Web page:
Import a Server to Vultr VPS

Last Updated: Fri, Jun 5, 2020
Linux Guides System Admin Windows Guides

Introduction

This guide describes, in general terms, the steps to import a server to Vultr. The exact procedure for each OS distribution and virtualization platform varies. Where possible, we've included links to further documentation. Please research the provided links for your configuration before beginning a migration. Please note that Vultr is responsible for the platform infrastructure, but not the administration of VPS instances. You are responsible for the administration of the VPS deployments on your account. If you have difficulties performing a task in your account portal, please open a support ticket.

Import Requirements

Before migrating your server, ensure it meets the Vultr requirements:

  • The server architecture must be x86-64/x64/amd64
  • The server must use legacy BIOS (not UEFI) boot. Do not create a UEFI system partition.
  • The disk uses MBR partitioning and has a separate boot partition, marked bootable in the partition table.
  • The server has an appropriate boot loader installed.
  • The disk must be 150 GB or smaller.
  • The server must have the appropriate VirtIO drivers installed and loaded.

Make sure your workstation has enough free disk space to convert the disk images into raw format before uploading it to Vultr.

1. Make a Backup

Before performing any operations on your existing server, make a full backup and know how to restore it.

2. Clean up the Server

This step is optional but highly recommended. Before creating the raw image, clean up the server as much as possible. Remove old logs, temporary files, etc. to free up disk space. Overwrite free disk sectors with zeros to improve compression and wipe recently-deleted data for security. Two standard utilities to wipe free disk space are zerofree and dd.

Zerofree is the best choice if it is available for your distribution. See the full documentation. Zerofree is also available on the SystemRescueCD live ISO. Example:

# zerofree -v /dev/sda2

If zerofree is not available, use dd. This example creates a temporary file with zeros to fill the disk, then deletes the file.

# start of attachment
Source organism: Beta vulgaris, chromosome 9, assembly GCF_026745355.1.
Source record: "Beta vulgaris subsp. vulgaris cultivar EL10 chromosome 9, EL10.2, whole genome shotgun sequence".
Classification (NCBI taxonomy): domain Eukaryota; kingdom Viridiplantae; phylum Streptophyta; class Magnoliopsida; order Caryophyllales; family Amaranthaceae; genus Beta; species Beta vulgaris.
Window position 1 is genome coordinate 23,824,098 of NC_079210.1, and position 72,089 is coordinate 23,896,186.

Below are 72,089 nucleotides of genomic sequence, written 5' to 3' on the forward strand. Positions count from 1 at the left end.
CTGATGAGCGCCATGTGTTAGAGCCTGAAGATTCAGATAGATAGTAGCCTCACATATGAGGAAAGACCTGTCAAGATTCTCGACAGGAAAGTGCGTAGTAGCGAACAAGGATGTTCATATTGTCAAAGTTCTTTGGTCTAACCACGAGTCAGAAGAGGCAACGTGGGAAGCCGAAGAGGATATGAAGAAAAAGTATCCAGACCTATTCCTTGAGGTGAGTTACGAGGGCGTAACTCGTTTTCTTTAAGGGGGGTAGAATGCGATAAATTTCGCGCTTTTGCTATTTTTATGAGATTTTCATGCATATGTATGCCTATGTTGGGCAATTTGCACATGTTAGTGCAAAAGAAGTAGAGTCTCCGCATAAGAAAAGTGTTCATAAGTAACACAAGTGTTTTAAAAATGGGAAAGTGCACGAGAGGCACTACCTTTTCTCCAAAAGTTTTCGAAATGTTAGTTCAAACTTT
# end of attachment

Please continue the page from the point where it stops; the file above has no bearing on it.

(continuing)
# dd if=/dev/zero of=/var/tmp/zerofile bs=4096k 
# rm /var/tmp/zerofile

For Windows servers, use the sdelete utility. The -z option will fille the empty space with zero bytes. Download sdelete from the Windows Sysinternals site. Open an administrative command prompt, and run sdelete on the desired volume.

C:\> sdelete -z c:

3. Export the Server Image File

The server capture process varies depending on the source platform. Here are the most common export steps with links to relevant documentation.

Export an On-Premise Virtual Server

If you have enough disk space available and can do the conversion directly on the host machine, you may skip this step. If you need to perform image conversion on a different computer or upload it from a different location, you may want to export your server to external media. Here are instructions for several popular systems.

Export a Physical Server

The dd utility is a popular way to capture a raw disk image. The source disk should be dismounted before imaging. One common technique is to temporarily boot the server using the SystemRescueCD live ISO. You will need to mount a storage location to save the raw image.

Assuming the server data device is /dev/sda and the image will be written to /mnt/usbexternal/serverimage.img, use the following command from a root terminal.

# dd if=/dev/sda bs=1M of=/mnt/USB_external/server_image.img